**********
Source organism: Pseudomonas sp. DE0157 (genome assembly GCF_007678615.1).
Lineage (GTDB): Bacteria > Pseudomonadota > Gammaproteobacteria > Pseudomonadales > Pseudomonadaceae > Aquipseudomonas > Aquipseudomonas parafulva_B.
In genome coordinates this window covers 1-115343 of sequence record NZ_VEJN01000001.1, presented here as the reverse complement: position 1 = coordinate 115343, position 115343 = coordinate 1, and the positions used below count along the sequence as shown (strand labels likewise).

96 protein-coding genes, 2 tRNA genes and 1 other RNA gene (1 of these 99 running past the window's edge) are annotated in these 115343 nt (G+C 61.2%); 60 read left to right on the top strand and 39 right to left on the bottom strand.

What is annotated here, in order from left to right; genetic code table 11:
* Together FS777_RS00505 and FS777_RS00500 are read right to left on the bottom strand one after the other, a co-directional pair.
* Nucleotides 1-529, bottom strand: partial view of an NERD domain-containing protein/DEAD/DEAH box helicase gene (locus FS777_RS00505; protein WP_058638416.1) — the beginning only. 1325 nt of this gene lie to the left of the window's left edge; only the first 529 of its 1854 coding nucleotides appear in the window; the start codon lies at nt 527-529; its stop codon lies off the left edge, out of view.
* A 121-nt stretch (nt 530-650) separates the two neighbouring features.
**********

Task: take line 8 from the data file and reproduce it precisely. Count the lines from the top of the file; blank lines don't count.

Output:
* A 121-nt stretch (nt 530-650) separates the two neighbouring features.